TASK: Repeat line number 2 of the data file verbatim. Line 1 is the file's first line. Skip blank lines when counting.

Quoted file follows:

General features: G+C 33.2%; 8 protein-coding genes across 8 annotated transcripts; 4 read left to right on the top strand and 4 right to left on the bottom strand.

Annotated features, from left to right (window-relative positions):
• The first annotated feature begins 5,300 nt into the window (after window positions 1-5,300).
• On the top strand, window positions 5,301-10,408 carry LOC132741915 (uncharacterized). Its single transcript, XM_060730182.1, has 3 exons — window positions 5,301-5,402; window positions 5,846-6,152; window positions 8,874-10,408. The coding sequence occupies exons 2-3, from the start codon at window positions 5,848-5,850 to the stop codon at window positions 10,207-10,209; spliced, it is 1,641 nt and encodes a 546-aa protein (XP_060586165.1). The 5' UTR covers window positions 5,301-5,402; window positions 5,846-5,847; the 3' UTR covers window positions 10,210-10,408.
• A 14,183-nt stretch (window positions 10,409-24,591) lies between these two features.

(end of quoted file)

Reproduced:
Annotated features, from left to right (window-relative positions):